IMG 2801Spring Dog Safety Reminders

After a few false starts, we can safely say that spring has arrived in the Twin Cities! Everyone is eager to get outside now that we have warmer temperatures and longer days. We see a lot of the same illnesses and injuries spike each spring and hope we can help you prevent some of these common problems:

Dog park fights: Spring is a time when many dogs venture out to the dog park for the first time in several months. Dogs might need some time to re-learn their social skills. Introducing a nervous dog into a group of rowdy playmates is a recipe for fights and injuries. If your dog is feeling uneasy about socializing, visit the park at off-peak times like early in the morning. It might be tempting to keep your dog on-leash in the off-leash park if you aren’t sure how he will react to other dogs, but being on a leash while other dogs are off-leash can make your dog more nervous. Being on a leash disrupts your dog’s ability to greet other dogs freely and can increase anxiety, fearful behavior, and fights. Remember, just like not all people enjoy socializing with a lot of strangers at once, not all dogs enjoy it either- dog parks are overstimulating for many dogs and it’s perfectly fine to stick to playtime with familiar friends.

GI upset: After the snow melt, a lot of old food, rotten plants, and other goodies appear in backyards and along sidewalks. Dogs are not very discerning and will happily consume these rotten treasures, leading to symptoms similar to food poisoning. Before you let your dog free roam in your backyard, do a thorough search for anything rotten that’s been uncovered and dispose of it.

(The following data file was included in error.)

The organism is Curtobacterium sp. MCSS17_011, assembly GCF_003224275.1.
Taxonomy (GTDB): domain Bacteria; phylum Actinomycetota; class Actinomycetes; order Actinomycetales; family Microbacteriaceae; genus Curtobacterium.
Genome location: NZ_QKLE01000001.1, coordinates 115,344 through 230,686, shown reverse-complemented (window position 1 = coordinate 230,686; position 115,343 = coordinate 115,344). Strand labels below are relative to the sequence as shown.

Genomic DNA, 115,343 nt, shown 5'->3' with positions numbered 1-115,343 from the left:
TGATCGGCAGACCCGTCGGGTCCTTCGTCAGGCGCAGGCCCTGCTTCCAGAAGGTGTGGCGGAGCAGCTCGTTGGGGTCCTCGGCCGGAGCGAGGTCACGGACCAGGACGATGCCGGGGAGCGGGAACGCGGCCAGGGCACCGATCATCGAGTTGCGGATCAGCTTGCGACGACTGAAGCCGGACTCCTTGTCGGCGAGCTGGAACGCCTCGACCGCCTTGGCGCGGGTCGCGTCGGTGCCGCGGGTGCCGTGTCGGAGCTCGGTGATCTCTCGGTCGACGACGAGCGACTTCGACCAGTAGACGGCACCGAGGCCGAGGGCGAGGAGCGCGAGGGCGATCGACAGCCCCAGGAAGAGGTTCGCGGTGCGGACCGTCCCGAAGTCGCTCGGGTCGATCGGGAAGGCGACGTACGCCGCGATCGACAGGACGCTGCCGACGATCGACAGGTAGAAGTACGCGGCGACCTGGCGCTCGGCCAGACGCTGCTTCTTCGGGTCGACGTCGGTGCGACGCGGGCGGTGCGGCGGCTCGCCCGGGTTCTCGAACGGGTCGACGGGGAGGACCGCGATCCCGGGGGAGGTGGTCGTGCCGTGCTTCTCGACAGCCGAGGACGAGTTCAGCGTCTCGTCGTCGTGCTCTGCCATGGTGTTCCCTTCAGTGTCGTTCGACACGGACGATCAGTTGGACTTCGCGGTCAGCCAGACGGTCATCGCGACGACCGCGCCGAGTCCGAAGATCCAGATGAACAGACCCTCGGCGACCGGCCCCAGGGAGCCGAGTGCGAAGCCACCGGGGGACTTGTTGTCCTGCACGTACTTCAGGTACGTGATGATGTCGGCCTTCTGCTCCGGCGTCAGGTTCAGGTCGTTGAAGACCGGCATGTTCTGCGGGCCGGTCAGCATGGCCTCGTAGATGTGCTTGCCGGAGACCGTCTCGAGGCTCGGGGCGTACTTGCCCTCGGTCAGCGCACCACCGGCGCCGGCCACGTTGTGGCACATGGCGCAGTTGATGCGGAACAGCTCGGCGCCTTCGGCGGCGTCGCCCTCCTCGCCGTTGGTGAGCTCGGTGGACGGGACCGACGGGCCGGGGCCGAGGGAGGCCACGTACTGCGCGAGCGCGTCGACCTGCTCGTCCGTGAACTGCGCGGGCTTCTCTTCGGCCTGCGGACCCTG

Parasites: As soon as temperatures get above freezing, disease-causing parasites are back out in full force. We have already removed ticks from a few patients at St. Francis this spring! Dogs who visit dog parks are more likely to be exposed to parasites, and especially intestinal parasites such as hookworms (a recent study found intestinal parasites in 87% of midwest dog parks!). Make sure your pet is taking their monthly preventatives to protect against fleas, ticks, heartworms, and intestinal parasites. 

Springtime Means Baby Wildlife

Our friends at the Wildlife Rehabilitation Center of Minnesota have already started receiving baby wildlife in their nurseries. Grey squirrels, chipmunks, and cottontail rabbits are the first species to have their babies in the spring, with songbirds and waterfowl not far behind. We are lucky to have the WRC in our own backyard! They are located just off of Highway 36 and Dale Street. The WRC is open from 9 am to 6 pm every day and can accept wildlife for care any time during their operating hours. Our pet dogs and cats are often the first ones to spot baby animals in our yards, so it’s good to know what to do if your pet finds or injures a baby animal. Babies that are bleeding or obviously injured should be brought in. Any baby wildlife that has been handled by a cat should be brought in to the WRC for evaluation, even if you don’t see any obvious wounds. Cat bites can be very dangerous and are prone to getting infected, and the baby should be evaluated by a veterinarian. If your dog uncovers a nest of bunnies on the ground and the babies are uninjured, the WRC recommends to “put them back in the nest and cover them with the nest material. Take a laundry basket and a couple tent stakes, and anytime you let your dog out into the yard, simply put the laundry basket over the nest like a protective dome. Stake it to the ground so the dog cannot push it off the nest. Incredibly simple! This will allow you and your dog to enjoy your yard all day long. Just remember to uncover the nest when you bring your dog inside.” For more information about how to help orphaned wildlife, visit https://wrcmn.org/helping-orphaned-animals